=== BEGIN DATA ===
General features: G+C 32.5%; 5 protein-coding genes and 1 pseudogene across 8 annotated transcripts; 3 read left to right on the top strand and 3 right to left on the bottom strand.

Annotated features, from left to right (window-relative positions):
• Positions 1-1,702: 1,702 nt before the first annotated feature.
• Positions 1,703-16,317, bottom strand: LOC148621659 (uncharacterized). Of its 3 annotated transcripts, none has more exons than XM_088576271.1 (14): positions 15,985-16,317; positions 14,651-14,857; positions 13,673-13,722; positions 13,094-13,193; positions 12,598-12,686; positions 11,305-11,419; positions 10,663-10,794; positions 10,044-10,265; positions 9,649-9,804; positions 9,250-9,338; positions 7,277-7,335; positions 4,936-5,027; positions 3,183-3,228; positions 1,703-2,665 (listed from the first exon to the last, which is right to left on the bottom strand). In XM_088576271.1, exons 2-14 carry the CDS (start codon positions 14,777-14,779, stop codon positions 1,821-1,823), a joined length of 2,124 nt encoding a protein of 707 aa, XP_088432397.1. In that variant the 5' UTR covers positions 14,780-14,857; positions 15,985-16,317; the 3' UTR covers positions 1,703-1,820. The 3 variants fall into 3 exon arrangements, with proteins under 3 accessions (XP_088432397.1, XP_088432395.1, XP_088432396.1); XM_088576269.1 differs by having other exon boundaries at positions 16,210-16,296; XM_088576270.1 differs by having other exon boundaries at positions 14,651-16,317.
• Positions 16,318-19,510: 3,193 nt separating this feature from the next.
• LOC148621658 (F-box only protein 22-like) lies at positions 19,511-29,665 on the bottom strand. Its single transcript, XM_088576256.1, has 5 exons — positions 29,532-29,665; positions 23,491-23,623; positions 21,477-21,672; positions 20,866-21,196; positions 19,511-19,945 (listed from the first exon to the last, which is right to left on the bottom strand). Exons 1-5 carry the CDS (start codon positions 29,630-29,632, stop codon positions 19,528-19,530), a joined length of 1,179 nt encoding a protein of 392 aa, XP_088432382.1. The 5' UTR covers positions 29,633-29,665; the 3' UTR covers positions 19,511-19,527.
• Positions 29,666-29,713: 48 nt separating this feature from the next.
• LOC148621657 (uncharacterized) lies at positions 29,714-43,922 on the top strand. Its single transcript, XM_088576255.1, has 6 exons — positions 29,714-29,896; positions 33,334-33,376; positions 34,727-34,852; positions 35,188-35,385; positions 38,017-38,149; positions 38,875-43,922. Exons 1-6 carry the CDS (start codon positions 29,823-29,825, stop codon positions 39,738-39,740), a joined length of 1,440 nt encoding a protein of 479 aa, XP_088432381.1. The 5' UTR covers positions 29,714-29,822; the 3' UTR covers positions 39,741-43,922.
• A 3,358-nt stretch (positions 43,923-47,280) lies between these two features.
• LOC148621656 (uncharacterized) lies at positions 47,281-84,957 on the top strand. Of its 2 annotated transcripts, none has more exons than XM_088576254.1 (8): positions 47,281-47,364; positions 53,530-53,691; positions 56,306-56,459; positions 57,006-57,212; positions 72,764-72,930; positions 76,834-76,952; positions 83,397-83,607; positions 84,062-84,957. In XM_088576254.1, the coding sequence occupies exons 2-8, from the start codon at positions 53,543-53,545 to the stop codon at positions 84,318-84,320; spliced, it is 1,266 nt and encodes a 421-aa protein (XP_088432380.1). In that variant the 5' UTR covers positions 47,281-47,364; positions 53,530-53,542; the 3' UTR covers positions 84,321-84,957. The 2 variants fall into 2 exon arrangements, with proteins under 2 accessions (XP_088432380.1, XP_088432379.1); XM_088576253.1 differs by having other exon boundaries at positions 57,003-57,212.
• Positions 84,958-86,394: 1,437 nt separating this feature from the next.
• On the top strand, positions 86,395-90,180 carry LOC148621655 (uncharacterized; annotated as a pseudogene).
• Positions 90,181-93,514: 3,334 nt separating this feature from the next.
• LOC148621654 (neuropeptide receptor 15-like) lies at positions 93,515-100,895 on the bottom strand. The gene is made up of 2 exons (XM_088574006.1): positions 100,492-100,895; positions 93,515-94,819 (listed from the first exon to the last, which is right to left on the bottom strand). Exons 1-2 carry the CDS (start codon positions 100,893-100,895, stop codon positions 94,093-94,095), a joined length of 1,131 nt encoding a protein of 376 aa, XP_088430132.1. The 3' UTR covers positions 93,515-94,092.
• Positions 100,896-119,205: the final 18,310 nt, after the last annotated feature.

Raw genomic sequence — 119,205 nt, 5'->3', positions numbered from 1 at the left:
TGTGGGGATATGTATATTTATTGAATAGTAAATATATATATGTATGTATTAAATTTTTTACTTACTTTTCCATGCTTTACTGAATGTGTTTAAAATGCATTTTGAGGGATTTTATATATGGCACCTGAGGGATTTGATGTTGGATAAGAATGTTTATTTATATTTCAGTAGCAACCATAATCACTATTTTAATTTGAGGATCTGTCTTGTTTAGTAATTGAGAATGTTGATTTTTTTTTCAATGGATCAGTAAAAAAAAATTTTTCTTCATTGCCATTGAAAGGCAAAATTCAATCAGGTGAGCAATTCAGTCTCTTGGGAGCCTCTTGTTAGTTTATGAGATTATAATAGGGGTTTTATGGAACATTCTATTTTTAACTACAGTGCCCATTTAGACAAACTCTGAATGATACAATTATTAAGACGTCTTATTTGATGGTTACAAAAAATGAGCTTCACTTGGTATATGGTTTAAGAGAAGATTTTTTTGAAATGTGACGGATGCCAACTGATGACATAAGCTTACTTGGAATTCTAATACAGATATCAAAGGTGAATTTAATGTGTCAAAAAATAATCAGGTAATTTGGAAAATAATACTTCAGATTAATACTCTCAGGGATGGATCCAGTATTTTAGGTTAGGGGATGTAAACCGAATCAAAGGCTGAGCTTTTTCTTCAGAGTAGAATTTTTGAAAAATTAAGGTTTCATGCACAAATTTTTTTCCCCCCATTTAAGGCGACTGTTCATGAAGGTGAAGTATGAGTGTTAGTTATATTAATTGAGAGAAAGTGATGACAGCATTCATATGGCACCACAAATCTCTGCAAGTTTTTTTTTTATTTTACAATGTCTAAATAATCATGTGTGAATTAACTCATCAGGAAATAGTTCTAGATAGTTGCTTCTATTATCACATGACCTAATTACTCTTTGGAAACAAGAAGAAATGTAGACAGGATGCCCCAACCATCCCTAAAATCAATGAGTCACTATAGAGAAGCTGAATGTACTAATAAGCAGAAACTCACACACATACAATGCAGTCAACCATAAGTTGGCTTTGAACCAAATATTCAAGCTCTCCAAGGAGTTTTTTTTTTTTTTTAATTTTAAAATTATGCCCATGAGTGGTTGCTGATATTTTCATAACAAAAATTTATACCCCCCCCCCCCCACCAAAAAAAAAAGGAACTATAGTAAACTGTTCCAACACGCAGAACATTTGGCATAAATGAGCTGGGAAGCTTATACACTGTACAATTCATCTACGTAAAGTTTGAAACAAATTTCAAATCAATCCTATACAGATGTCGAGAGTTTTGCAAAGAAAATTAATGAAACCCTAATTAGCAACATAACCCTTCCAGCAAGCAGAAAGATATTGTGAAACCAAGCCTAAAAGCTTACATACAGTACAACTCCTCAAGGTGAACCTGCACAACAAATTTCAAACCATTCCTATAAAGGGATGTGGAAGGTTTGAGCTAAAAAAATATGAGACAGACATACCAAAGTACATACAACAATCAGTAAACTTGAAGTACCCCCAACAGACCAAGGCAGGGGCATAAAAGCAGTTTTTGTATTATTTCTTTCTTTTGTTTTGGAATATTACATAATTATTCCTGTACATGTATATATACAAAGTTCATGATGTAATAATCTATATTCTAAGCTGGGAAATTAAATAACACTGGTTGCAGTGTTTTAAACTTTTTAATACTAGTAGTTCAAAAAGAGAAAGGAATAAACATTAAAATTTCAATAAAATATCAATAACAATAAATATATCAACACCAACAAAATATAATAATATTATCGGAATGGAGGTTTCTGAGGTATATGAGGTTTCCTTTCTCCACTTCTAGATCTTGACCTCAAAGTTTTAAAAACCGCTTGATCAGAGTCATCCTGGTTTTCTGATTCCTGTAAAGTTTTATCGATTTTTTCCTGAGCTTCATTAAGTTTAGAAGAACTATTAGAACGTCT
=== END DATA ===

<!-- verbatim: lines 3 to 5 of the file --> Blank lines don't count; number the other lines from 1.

• Positions 1-1,702: 1,702 nt before the first annotated feature.
• Positions 1,703-16,317, bottom strand: LOC148621659 (uncharacterized). Of its 3 annotated transcripts, none has more exons than XM_088576271.1 (14): positions 15,985-16,317; positions 14,651-14,857; positions 13,673-13,722; positions 13,094-13,193; positions 12,598-12,686; positions 11,305-11,419; positions 10,663-10,794; positions 10,044-10,265; positions 9,649-9,804; positions 9,250-9,338; positions 7,277-7,335; positions 4,936-5,027; positions 3,183-3,228; positions 1,703-2,665 (listed from the first exon to the last, which is right to left on the bottom strand). In XM_088576271.1, exons 2-14 carry the CDS (start codon positions 14,777-14,779, stop codon positions 1,821-1,823), a joined length of 2,124 nt encoding a protein of 707 aa, XP_088432397.1. In that variant the 5' UTR covers positions 14,780-14,857; positions 15,985-16,317; the 3' UTR covers positions 1,703-1,820. The 3 variants fall into 3 exon arrangements, with proteins under 3 accessions (XP_088432397.1, XP_088432395.1, XP_088432396.1); XM_088576269.1 differs by having other exon boundaries at positions 16,210-16,296; XM_088576270.1 differs by having other exon boundaries at positions 14,651-16,317.
• Positions 16,318-19,510: 3,193 nt separating this feature from the next.